Overview of Adapter-FEX
This chapter provides an overview of the Cisco NX-OS Adapter-FEX feature and includes the following sections:
The Cisco NX-OS Adapter-FEX feature combines the advantages of the FEX link architecture with server I/O virtualization to create multiple virtual interfaces over a single Ethernet interface. This allows you to deploy a dual port NIC on the server and to configure more than two virtual interfaces that the server sees as a regular Ethernet interface. The advantage of this approach is that it allows you to reduce power and cooling needs and to reduce the number of network ports.
Multiple Virtual Links
Adapter-FEX can be thought of as a way to divide a single physical link into multiple virtual links or channels. Each channel is identified by a unique channel number and its scope is limited to the physical link.
The physical link connects a port on a server network adapter with an Ethernet port on the switch. This allows the channel to connect a vNIC on the server with a Vethernet interface on the switch.
Packets on each channel are tagged with a VNTag that has a specific source virtual interface identifier (VIF). The VIF allows the receiver to identify the channel that the source used to transmit the packet.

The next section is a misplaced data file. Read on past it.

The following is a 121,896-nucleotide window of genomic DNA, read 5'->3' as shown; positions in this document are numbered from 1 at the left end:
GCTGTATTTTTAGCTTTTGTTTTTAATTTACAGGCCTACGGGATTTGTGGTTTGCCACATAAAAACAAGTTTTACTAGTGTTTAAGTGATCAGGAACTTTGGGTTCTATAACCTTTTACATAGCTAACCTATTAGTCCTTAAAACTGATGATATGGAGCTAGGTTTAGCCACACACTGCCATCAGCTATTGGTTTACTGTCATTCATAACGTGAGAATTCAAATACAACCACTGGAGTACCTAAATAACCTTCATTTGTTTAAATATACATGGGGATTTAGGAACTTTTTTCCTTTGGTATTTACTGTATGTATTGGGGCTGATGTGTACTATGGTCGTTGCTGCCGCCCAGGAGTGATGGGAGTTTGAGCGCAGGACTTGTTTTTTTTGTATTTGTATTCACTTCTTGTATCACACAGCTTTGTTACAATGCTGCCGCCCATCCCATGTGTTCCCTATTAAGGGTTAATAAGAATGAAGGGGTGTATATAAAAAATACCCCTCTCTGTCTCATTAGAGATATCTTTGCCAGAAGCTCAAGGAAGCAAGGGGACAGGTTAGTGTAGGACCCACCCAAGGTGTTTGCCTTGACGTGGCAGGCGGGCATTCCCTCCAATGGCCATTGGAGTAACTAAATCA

Adapter-FEX requires a server network adapter that is connected to a parent switch that supports Adapter-FEX functionality.
This implementation is designed to work with server network adapters, such as the Cisco UCS P81E or Cisco UCS VIC1225 Virtual Interface Cards (VICs) for the Cisco UCS C-Series Rack-Mount Server or third-party adapters that support the VNTag technology, such as the Broadcom BCM57810 Convergence Network Interface Card.
Cisco Nexus Adapter-FEX Topology Examples
The following figures show examples of Cisco Nexus Adapter-FEX topologies with server network adapters.
Figure 1. Cisco Nexus Adapter-FEX Topologies
Figure 2. Cisco Nexus Adapter-FEX Dual-Homed Topology
The following figures show topologies that are supported for server network adapters that support active-standby teaming of uplinks.
The active-standby topologies shown here have one uplink as active and the other uplink as standby. With some server network adapters, you can select the active and standby uplinks per vNIC. In this case, each uplink is an active uplink for a specific vNIC and becomes a standby for the remaining uplinks.
Selecting the active and standby uplinks per vNIC is a best practice.
Figure 3. Cisco Nexus Adapter-FEX Active-Standby Topology
The Cisco UCS P81E and Cisco UCS VIC1225 Virtual Interface Cards support active-standby uplink teaming. These Virtual Interface Cards allow each virtual NIC (vNIC) to choose the active uplink. The other uplink is configured as a standby uplink.
See the Cisco UCS Virtual Interface Card documentation in the Cisco UCS C-Series Servers Integrated Management Controller CLI Configuration Guide for details.
Figure 4. Cisco Nexus Adapter-FEX Dual-Homed Active-Standby Topology